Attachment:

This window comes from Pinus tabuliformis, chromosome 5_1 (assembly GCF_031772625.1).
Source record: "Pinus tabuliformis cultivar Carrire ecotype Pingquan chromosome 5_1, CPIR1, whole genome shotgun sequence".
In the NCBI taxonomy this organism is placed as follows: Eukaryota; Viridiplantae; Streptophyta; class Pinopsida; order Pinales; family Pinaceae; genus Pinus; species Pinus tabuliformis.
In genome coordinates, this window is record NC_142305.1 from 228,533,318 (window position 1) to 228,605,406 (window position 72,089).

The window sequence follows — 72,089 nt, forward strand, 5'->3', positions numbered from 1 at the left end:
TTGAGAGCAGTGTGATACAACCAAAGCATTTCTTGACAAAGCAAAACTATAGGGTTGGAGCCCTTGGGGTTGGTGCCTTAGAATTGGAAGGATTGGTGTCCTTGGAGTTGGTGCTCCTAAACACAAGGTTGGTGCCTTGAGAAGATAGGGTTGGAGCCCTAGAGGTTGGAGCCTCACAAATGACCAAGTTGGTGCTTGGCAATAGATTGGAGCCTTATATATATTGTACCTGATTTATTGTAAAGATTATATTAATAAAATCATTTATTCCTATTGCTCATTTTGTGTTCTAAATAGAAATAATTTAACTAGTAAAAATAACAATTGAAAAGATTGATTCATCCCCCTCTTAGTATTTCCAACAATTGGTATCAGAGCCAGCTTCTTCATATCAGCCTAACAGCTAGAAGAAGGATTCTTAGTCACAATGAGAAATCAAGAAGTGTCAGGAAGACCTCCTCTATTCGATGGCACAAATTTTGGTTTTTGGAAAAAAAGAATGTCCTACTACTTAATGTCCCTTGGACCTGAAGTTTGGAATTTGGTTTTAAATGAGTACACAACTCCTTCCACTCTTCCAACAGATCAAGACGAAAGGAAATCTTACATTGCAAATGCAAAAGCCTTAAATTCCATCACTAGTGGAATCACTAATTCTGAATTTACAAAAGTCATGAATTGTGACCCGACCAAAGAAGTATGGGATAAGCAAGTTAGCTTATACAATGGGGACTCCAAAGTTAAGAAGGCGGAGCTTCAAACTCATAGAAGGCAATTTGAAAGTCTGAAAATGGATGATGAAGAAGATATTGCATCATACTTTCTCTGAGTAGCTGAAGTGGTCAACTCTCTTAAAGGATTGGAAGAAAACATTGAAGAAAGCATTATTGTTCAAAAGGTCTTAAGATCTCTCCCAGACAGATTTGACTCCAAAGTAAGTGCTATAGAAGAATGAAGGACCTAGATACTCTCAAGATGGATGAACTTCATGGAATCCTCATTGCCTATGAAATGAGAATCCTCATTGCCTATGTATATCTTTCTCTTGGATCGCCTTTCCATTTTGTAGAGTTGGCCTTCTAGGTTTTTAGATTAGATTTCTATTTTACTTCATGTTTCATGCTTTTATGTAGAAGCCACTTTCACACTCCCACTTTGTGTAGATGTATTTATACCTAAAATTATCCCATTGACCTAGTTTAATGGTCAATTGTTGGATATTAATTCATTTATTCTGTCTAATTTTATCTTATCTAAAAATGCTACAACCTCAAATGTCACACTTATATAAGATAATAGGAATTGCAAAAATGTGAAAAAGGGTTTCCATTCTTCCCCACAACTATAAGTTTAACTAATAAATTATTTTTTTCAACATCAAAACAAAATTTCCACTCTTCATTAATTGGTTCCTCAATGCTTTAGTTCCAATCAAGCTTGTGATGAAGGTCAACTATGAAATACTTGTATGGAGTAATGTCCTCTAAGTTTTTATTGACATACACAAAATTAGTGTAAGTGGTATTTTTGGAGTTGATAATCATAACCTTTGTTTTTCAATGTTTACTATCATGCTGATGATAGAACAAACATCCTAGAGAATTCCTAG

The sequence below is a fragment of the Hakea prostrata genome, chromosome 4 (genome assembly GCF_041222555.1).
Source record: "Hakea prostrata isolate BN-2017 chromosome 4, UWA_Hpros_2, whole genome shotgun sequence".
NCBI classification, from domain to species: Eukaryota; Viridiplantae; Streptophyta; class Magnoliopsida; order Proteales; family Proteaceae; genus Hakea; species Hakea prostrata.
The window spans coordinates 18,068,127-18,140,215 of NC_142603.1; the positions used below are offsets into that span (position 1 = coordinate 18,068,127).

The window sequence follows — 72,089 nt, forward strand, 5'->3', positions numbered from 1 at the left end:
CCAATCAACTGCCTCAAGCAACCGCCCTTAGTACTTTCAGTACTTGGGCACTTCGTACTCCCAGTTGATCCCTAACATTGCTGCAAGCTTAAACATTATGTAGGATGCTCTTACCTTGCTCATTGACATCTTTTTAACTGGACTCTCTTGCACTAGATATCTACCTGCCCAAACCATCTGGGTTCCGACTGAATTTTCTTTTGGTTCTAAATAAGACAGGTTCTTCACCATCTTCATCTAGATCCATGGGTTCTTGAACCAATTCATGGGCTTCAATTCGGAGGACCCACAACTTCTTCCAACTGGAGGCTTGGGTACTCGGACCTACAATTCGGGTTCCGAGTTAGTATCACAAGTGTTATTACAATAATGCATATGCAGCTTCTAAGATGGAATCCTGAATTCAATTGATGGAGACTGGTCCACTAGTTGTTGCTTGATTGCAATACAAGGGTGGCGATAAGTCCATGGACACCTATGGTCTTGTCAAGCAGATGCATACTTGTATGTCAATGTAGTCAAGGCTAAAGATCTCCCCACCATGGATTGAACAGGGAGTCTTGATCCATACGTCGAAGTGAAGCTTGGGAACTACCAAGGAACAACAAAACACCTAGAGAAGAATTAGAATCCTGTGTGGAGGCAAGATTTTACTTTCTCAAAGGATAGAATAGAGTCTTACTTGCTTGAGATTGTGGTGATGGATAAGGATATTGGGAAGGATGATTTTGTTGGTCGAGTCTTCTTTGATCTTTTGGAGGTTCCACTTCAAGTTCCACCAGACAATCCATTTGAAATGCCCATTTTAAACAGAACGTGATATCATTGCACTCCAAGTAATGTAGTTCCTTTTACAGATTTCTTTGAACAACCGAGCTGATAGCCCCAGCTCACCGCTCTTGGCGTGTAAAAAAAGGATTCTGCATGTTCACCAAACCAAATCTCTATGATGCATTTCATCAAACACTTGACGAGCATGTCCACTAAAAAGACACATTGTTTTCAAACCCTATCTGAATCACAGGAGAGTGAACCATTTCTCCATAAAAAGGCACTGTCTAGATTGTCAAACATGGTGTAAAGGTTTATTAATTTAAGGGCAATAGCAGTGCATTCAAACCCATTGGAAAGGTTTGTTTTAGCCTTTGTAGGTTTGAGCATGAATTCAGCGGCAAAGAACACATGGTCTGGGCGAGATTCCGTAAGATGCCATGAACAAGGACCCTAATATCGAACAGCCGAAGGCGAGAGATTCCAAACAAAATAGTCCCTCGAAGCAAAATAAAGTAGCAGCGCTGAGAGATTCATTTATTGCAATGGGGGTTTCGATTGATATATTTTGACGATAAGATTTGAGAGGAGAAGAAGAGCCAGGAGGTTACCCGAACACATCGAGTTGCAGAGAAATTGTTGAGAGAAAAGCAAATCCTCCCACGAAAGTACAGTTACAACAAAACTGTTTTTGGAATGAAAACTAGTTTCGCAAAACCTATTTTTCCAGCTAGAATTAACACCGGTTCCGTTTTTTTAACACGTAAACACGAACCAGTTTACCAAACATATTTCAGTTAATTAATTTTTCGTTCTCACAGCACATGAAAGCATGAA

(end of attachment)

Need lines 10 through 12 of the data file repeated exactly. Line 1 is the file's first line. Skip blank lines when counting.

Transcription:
The window spans coordinates 18,068,127-18,140,215 of NC_142603.1; the positions used below are offsets into that span (position 1 = coordinate 18,068,127).

The window sequence follows — 72,089 nt, forward strand, 5'->3', positions numbered from 1 at the left end:
CCAATCAACTGCCTCAAGCAACCGCCCTTAGTACTTTCAGTACTTGGGCACTTCGTACTCCCAGTTGATCCCTAACATTGCTGCAAGCTTAAACATTATGTAGGATGCTCTTACCTTGCTCATTGACATCTTTTTAACTGGACTCTCTTGCACTAGATATCTACCTGCCCAAACCATCTGGGTTCCGACTGAATTTTCTTTTGGTTCTAAATAAGACAGGTTCTTCACCATCTTCATCTAGATCCATGGGTTCTTGAACCAATTCATGGGCTTCAATTCGGAGGACCCACAACTTCTTCCAACTGGAGGCTTGGGTACTCGGACCTACAATTCGGGTTCCGAGTTAGTATCACAAGTGTTATTACAATAATGCATATGCAGCTTCTAAGATGGAATCCTGAATTCAATTGATGGAGACTGGTCCACTAGTTGTTGCTTGATTGCAATACAAGGGTGGCGATAAGTCCATGGACACCTATGGTCTTGTCAAGCAGATGCATACTTGTATGTCAATGTAGTCAAGGCTAAAGATCTCCCCACCATGGATTGAACAGGGAGTCTTGATCCATACGTCGAAGTGAAGCTTGGGAACTACCAAGGAACAACAAAACACCTAGAGAAGAATTAGAATCCTGTGTGGAGGCAAGATTTTACTTTCTCAAAGGATAGAATAGAGTCTTACTTGCTTGAGATTGTGGTGATGGATAAGGATATTGGGAAGGATGATTTTGTTGGTCGAGTCTTCTTTGATCTTTTGGAGGTTCCACTTCAAGTTCCACCAGACAATCCATTTGAAATGCCCATTTTAAACAGAACGTGATATCATTGCACTCCAAGTAATGTAGTTCCTTTTACAGATTTCTTTGAACAACCGAGCTGATAGCCCCAGCTCACCGCTCTTGGCGTGTAAAAAAAGGATTCTGCATGTTCACCAAACCAAATCTCTATGATGCATTTCATCAAACACTTGACGAGCATGTCCACTAAAAAGACACATTGTTTTCAAACCCTATCTGAATCACAGGAGAGTGAACCATTTCTCCATAAAAAGGCACTGTCTAGATTGTCAAACATGGTGTAAAGGTTTATTAATTTAAGGGCAATAGCAGTGCATTCAAACCCATTGGAAAGGTTTGTTTTAGCCTTTGTAGGTTTGAGCATGAATTCAGCGGCAAAGAACACATGGTCTGGGCGAGATTCCGTAAGATGCCATGAACAAGGACCCTAATATCGAACAGCCGAAGGCGAGAGATTCCAAACAAAATAGTCCCTCGAAGCAAAATAAAGTAGCAGCGCTGAGAGATTCATTTATTGCAATGGGGGTTTCGATTGATATATTTTGACGATAAGATTTGAGAGGAGAAGAAGAGCCAGGAGGTTACCCGAACACATCGAGTTGCAGAGAAATTGTTGAGAGAAAAGCAAATCCTCCCACGAAAGTACAGTTACAACAAAACTGTTTTTGGAATGAAAACTAGTTTCGCAAAACCTATTTTTCCAGCTAGAATTAACACCGGTTCCGTTTTTTTAACACGTAAACACGAACCAGTTTACCAAACATATTTCAGTTAATTAATTTTTCGTTCTCACAGCACATGAAAGCATGAA